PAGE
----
Dave (@DSox)

    • http://www.briansolis.com briansolis

      Dave, this is a great comment! Filtering for me has become a very manual process to stay on track. It comes back to this post: http://www.briansolis.com/2011/09/the-human-cost-of-social-connectivity/

      It’s true…the future of brands will be define by shared customer experiences. It’s up to define those experiences or at least contribute to their shape.

      p.s. Thank you for reading the book. I guess I need to get that sticker on there or partner with a highlighter company! If you still feel the same when you’re done, that would make a killer Amazon review! ;)

    • Dave Sachse

      Good previous post, I had missed that. I will certaintly do a review whe I’m finished. Keep up the great work.

  • Pingback: Ford’s Jim Farley on the importance of putting your brand in the hands of customers - Brian Solis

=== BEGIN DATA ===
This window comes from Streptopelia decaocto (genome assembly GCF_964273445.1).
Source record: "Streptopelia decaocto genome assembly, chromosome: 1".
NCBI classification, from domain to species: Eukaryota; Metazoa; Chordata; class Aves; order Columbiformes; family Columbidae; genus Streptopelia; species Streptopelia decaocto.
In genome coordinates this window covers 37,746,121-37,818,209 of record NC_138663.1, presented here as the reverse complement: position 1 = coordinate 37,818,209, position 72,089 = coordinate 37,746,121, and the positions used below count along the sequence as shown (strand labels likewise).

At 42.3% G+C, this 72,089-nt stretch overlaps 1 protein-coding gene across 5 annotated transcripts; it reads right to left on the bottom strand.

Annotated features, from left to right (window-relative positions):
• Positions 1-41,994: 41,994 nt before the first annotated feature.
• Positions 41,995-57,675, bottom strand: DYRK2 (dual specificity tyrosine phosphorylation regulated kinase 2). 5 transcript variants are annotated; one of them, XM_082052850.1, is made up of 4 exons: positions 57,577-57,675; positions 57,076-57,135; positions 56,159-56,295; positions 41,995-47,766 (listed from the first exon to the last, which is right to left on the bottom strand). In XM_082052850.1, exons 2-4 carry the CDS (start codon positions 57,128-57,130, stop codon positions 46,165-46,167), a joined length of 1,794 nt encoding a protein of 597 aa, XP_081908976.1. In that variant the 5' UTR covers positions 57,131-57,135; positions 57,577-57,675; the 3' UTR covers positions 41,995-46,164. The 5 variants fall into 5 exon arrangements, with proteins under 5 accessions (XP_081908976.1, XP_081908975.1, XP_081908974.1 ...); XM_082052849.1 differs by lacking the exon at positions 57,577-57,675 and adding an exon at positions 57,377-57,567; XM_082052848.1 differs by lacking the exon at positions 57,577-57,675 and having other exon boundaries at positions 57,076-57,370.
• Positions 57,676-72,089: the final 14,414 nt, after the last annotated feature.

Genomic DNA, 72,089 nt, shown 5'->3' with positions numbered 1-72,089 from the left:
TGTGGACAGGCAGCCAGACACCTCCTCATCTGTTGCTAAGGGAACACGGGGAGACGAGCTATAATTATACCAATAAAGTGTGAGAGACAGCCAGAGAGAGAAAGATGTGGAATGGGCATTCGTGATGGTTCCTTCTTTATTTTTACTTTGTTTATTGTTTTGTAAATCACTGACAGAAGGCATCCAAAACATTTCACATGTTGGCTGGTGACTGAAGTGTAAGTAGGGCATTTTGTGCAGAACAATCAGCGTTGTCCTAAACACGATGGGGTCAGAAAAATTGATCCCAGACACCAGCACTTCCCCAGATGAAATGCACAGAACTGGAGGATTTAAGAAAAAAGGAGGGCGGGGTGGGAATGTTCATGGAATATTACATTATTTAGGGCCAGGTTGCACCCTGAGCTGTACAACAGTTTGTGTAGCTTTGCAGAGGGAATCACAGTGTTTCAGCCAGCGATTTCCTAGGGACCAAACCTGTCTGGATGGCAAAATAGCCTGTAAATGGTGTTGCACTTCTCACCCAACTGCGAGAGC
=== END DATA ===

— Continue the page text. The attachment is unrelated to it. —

• http://showamerica.com/ Nina Julie

     That’s good and really good to know about Impact on Business and Culture. I would like to appreciate this issue as well. Thanks mate.

  • http://www.aokc.net/ Mark waugh

    Right! I’m also agree with Jon.  I’m really impressed to read this post. This is a great post. Than ks for allocation.

ABOUT ME

Brian Solis is a digital analyst, anthropologist, and also a futurist. In his work at Altimeter Group, Solis studies the effects of disruptive technology on business and society. He is an avid keynote speaker and award-winning author who is globally recognized as one of the most prominent thought leaders in digital transformation.

His most recent book, What's the Future of Business: Changing the Way Businesses Create Experiences (WTF), explores the landscape of connected consumerism and how business and customer relationships unfold in four distinct moments of truth. His previous book, The End of Business as Usual, explores the emergence of Generation-C, a new generation of customers and employees and how businesses must adapt to reach them. In 2009, Solis released Engage, which is regarded as the industry reference guide for businesses to market, sell and service in the social web.